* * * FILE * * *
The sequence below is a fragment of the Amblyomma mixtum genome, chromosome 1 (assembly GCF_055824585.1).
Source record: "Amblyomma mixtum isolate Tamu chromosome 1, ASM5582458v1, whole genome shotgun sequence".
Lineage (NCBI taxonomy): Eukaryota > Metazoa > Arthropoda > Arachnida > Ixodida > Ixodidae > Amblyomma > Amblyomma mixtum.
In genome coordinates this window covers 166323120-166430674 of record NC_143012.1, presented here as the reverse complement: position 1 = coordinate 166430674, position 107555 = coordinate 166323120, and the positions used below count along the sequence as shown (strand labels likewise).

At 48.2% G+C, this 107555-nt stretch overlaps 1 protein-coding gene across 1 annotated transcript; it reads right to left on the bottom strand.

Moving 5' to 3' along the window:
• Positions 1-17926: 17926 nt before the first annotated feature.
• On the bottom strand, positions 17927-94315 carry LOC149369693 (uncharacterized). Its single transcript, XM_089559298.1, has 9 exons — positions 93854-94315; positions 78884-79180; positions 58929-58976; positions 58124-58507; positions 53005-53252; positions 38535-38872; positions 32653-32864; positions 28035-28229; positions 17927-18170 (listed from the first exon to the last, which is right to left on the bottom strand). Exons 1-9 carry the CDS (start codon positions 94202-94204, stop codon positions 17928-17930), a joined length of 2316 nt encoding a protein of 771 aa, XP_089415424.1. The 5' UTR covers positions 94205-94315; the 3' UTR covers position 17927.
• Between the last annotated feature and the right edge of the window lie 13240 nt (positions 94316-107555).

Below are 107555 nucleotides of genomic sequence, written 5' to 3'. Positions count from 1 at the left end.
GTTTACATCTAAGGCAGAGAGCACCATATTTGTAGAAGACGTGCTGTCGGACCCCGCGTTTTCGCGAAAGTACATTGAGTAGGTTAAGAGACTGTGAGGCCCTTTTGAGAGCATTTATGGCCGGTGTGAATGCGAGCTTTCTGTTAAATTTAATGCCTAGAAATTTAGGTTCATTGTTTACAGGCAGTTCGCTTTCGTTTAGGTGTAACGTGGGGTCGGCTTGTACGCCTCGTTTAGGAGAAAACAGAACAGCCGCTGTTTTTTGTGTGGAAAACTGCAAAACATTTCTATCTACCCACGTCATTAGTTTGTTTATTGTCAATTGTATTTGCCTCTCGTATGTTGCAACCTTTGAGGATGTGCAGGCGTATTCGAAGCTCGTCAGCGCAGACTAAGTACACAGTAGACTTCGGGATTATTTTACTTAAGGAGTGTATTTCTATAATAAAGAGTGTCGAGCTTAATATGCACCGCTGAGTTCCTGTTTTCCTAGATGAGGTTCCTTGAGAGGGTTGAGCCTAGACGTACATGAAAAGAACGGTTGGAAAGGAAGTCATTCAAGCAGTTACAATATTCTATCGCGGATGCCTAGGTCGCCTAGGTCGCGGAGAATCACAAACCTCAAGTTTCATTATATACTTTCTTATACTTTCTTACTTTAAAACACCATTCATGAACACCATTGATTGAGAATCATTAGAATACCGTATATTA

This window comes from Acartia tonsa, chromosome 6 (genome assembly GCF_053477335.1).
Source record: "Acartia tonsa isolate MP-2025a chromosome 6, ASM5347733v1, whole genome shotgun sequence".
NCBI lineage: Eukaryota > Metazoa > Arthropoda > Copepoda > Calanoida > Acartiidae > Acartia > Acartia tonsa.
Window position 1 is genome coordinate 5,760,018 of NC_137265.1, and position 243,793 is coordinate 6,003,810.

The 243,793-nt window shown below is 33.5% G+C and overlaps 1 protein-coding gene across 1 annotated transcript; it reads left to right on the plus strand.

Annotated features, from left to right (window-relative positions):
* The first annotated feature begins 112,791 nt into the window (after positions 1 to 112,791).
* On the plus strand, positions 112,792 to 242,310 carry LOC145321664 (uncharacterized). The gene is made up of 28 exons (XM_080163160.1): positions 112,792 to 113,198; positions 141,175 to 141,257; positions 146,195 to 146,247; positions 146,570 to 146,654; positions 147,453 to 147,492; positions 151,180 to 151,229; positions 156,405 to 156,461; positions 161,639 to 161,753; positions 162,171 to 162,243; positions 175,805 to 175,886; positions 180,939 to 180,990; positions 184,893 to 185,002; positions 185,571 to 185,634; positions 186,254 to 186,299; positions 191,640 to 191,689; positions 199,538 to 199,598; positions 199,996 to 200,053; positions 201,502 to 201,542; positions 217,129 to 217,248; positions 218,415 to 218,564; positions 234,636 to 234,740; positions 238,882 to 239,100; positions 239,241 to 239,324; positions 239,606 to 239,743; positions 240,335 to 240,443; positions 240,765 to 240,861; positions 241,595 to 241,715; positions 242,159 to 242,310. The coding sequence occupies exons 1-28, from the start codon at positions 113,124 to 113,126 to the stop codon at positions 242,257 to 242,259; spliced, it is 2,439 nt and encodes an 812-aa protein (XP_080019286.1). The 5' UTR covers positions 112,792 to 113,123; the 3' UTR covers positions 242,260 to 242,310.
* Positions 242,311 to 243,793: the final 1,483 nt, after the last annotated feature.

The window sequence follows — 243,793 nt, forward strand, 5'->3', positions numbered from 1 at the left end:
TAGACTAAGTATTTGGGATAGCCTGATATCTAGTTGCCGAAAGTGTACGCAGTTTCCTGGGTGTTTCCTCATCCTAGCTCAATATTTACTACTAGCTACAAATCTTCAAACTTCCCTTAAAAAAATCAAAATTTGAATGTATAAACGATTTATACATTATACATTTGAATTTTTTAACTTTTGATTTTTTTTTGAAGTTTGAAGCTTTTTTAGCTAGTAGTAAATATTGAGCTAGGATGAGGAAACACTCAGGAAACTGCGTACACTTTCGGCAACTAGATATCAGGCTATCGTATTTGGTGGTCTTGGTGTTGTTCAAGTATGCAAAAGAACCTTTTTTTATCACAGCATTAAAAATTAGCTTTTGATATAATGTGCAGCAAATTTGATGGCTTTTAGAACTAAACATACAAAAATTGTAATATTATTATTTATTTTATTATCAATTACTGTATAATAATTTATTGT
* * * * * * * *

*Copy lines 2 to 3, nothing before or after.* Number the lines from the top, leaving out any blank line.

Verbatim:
Source record: "Amblyomma mixtum isolate Tamu chromosome 1, ASM5582458v1, whole genome shotgun sequence".
Lineage (NCBI taxonomy): Eukaryota > Metazoa > Arthropoda > Arachnida > Ixodida > Ixodidae > Amblyomma > Amblyomma mixtum.